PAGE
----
Is this the future of flying: battery-powered planes made of plastic, and without flight decks?

Is this the future of flying?

Battery-powered planes made of plastic, and without flight decks
Isis are barbarians – but the Caliphate is a dream at the heart of all Muslim traditions

Isis are barbarians

but the Caliphate is an ancient Muslim ideal
The Brink's-Mat curse strikes again: three tons of stolen gold that brought only grief

Curse of Brink's Mat strikes again

Death of John 'Goldfinger' Palmer the latest killing related to 1983 heist
Greece debt crisis: 'The ministers talk to us about miracles' – why Greeks are cynical ahead of the bailout referendum

'The ministers talk to us about miracles'

Why Greeks are cynical ahead of the bailout referendum
Call of the wild: How science is learning to decode the way animals communicate

Call of the wild

How science is learning to decode the way animals communicate
Greece debt crisis: What happened to democracy when it’s a case of 'Vote Yes or else'?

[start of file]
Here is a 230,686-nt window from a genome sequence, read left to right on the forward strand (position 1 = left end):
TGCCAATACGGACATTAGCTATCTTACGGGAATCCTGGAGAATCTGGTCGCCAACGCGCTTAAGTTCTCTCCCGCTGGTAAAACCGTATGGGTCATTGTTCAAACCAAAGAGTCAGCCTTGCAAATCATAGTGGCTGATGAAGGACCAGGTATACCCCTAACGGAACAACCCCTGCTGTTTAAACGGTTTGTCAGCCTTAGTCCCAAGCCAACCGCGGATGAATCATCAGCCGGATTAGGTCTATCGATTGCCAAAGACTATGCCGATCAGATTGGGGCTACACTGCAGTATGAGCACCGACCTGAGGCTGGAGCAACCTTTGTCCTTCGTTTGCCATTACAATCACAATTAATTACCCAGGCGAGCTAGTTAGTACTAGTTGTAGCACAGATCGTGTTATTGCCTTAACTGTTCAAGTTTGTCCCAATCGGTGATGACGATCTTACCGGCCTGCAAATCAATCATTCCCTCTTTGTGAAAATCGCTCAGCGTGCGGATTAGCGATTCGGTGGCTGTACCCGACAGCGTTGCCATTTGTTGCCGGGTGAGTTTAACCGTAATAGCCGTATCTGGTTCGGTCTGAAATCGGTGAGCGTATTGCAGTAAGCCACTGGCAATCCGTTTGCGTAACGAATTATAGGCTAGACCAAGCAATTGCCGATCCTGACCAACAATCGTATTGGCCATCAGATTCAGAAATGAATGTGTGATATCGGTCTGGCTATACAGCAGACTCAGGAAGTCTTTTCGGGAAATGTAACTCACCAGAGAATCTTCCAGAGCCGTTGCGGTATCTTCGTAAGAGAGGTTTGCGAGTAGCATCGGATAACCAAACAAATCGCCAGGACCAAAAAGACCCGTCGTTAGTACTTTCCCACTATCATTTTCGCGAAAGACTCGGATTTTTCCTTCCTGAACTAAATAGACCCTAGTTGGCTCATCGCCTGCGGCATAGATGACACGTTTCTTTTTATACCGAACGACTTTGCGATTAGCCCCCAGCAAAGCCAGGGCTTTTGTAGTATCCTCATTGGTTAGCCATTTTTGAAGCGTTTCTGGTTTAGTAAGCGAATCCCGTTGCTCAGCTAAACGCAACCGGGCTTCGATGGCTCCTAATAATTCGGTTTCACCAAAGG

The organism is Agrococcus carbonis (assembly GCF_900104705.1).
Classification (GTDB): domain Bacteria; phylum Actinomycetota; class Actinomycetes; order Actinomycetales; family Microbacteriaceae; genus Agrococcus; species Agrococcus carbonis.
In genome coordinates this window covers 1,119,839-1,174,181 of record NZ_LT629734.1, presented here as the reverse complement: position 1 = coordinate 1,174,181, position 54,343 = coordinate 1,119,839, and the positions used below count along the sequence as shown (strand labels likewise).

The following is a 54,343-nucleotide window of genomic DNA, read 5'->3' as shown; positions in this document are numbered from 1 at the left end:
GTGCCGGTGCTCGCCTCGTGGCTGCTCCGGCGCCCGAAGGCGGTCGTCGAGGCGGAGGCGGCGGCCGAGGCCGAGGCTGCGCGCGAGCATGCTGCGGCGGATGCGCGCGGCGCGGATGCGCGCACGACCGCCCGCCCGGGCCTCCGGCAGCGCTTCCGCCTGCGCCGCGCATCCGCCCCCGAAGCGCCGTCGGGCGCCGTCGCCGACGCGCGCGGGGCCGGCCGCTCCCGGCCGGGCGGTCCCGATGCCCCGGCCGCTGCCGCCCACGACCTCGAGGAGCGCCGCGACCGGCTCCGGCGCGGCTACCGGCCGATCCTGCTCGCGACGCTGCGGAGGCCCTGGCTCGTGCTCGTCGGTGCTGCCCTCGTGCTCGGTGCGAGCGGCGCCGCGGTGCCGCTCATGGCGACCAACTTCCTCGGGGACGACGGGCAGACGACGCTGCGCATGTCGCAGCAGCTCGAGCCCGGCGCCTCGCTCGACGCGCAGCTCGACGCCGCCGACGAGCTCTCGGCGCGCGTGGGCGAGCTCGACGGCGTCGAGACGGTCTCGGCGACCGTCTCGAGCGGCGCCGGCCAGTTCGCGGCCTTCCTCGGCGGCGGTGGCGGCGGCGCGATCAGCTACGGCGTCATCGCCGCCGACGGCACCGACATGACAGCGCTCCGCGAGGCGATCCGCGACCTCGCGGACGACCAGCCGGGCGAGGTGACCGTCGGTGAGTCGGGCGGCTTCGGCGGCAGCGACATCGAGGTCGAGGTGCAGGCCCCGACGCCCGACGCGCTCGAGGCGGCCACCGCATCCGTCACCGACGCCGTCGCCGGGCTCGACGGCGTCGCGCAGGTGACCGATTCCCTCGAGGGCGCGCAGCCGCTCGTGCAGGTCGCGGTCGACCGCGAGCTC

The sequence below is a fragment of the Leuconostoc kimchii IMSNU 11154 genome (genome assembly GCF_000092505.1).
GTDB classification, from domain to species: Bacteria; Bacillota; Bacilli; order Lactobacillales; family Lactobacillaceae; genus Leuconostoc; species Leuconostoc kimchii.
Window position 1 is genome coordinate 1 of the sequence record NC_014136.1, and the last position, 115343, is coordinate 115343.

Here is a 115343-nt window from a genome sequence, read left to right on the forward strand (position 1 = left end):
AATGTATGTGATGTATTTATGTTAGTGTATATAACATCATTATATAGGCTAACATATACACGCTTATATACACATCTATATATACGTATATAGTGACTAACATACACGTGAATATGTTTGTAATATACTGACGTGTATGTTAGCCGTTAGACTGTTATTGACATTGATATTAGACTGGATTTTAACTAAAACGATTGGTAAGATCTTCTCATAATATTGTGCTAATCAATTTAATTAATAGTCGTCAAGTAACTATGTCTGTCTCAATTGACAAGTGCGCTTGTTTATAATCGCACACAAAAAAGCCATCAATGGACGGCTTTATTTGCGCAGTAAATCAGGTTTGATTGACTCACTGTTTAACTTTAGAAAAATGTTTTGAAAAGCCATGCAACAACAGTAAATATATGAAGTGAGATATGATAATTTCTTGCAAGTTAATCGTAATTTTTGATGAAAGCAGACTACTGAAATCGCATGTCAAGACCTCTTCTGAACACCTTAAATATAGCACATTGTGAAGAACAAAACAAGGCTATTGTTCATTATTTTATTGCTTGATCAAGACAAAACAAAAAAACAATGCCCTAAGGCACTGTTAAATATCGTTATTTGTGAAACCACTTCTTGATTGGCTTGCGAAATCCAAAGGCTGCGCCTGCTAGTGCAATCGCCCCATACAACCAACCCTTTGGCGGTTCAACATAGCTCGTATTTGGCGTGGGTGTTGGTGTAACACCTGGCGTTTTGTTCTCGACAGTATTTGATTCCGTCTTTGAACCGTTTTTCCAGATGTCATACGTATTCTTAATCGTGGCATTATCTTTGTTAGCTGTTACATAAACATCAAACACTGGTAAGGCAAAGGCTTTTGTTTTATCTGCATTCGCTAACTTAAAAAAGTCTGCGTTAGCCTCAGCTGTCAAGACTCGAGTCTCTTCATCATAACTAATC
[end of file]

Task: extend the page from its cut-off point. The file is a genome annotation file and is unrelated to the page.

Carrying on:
'The economic collapse has happened. What is at risk now is democracy...'

If it doesn’t work in Europe, how is it supposed to work in India or the Middle East, asks Robert Fisk
The science of swearing: What lies behind the use of four-letter words?

The science of swearing

What lies behind the use of four-letter words?
The Real Stories of Migrant Britain: Clive fled from Zimbabwe - now it won't have him back

The Real Stories of Migrant Britain

Clive fled from Zimbabwe - now it won’t have him back
Africa on the menu: Three foodie friends want to popularise dishes from the continent

Africa on the menu

Three foodie friends want to popularise dishes from the hot new continent
Donna Karan is stepping down after 30 years - so who will fill the DKNY creator's boots?

Who will fill Donna Karan's boots?

The designer is stepping down as Chief Designer of DKNY after 30 years. Alexander Fury looks back at the career of 'America's Chanel'